Again, there were strings attached: no share of the UK’s long-standing “rebate” and a commitment to joining the single currency in due course, although this was widely considered academic. All of this, however, took a very long time, and by 24 March 2016 Scotland found itself, like Norway and Iceland, a member of the European Economic Area rather than a full Member State.

On Independence Day, meanwhile, other aspects of the “headline” settlement (the fine print, as in the case of Czechoslovakia, would likely take another decade to sort out) were beginning to sink in: Trident was to remain on Scottish shores for another decade (a quid pro quo for currency union), while rUK would also retain control of certain air and naval bases until a Scottish Defence Force was up and running.

Most painfully, the Barnett Formula was to end immediately, a key commitment in the 2015 Tory manifesto. On this point reality collided most starkly with the rhetoric. Although Mr Salmond had won an impressive victory when it came to debt, he still couldn’t disguise the fact Scotland would now have significantly lower levels of public spending than it had enjoyed since the 1970s. Desperate, meanwhile, to find a substitute for North Sea oil revenue, he had begun to champion fracking as zealously as he once had renewable energy.

But sections of the SNP’s swollen membership base didn’t like that at all, nor the SNP’s decision to ditch decades of “social democracy” and instead pursue a low-tax, low-spend economic model to compete with Mr Osborne’s economic policies. Deputy Prime Minister Nicola Sturgeon did her best to sell this as a “progressive” move, but the rhetoric had started to wear thin. It was certainly “radical”, but far removed from what voters had been led to expect.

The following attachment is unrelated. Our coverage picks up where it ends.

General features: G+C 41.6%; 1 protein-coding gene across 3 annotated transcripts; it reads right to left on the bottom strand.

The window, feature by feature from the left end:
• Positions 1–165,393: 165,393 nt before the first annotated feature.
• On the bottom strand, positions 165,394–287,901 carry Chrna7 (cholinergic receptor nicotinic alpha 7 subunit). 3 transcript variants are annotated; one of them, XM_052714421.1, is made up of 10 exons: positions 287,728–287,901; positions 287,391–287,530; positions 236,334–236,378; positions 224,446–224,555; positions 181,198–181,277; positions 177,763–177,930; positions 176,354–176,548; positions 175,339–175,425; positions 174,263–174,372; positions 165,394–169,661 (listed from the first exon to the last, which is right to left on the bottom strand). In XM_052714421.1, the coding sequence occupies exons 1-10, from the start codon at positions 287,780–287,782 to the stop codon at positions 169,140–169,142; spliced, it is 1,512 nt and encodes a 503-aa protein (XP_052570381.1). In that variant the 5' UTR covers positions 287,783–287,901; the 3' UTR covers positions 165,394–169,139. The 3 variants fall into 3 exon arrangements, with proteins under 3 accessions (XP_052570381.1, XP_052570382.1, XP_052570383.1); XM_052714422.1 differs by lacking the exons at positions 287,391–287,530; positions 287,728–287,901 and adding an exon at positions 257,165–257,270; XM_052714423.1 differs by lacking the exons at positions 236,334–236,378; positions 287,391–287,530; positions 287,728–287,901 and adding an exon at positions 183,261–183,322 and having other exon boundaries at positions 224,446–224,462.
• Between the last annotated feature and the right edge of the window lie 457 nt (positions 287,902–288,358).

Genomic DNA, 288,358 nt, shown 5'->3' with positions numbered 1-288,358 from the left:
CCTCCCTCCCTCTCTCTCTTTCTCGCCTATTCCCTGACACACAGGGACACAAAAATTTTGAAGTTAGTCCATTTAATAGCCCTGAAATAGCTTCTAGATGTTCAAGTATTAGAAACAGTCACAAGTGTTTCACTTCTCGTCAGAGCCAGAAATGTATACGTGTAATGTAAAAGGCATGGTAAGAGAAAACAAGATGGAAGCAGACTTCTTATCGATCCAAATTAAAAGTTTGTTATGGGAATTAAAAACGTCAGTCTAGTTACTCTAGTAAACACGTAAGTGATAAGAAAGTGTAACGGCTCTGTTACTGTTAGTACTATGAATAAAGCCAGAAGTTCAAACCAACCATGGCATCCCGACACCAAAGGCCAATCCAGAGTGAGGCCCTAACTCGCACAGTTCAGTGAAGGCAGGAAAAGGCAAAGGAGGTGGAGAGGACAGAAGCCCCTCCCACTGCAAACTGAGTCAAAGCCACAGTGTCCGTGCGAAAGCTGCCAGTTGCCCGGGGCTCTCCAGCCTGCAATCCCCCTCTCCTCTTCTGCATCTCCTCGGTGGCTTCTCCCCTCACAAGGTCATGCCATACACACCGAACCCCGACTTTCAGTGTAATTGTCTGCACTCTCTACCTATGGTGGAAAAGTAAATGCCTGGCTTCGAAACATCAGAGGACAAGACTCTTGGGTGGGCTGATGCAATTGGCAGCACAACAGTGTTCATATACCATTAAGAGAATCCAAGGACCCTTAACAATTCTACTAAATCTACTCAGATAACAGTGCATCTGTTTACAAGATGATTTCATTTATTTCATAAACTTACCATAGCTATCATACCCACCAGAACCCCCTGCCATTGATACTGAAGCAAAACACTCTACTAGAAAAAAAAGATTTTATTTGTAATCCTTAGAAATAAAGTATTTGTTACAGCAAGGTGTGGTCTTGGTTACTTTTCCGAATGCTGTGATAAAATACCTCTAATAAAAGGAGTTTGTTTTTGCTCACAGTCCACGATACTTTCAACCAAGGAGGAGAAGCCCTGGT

Protests had already begun against spending cuts, most brutally to the culture and local government budgets. This was an inevitable consequence of the new economic reality and conditions demanded by the EU for membership. Although muted before Independence Day, many ministers feared these could soon turn nasty, reminiscent of anti-Poll Tax demonstrations in the late 1980s.

With his usual confidence, Prime Minister Salmond (watched by Princess Anne, Scotland’s new Governor-General) tried to remain upbeat. “This is a great opportunity; an historic opportunity,” he told those gathered at Edinburgh Castle, “Will everything be flowing with whisky and oil and will everything be perfect? No, it won’t all be perfect; I dare say we’ll make a few mistakes along the way.”

Easter followed Independence Day, giving Scots time for reflection and somewhat muted celebrations. For some all that mattered was that independence had been achieved; for others it looked like all their “scaremongering” had come to pass. Another group was more pragmatic, willing to see how things would develop. Ireland, meanwhile, was preparing to mark the centenary of the Easter Rising, a reminder that independence was certainly possible, but usually had a difficult birth.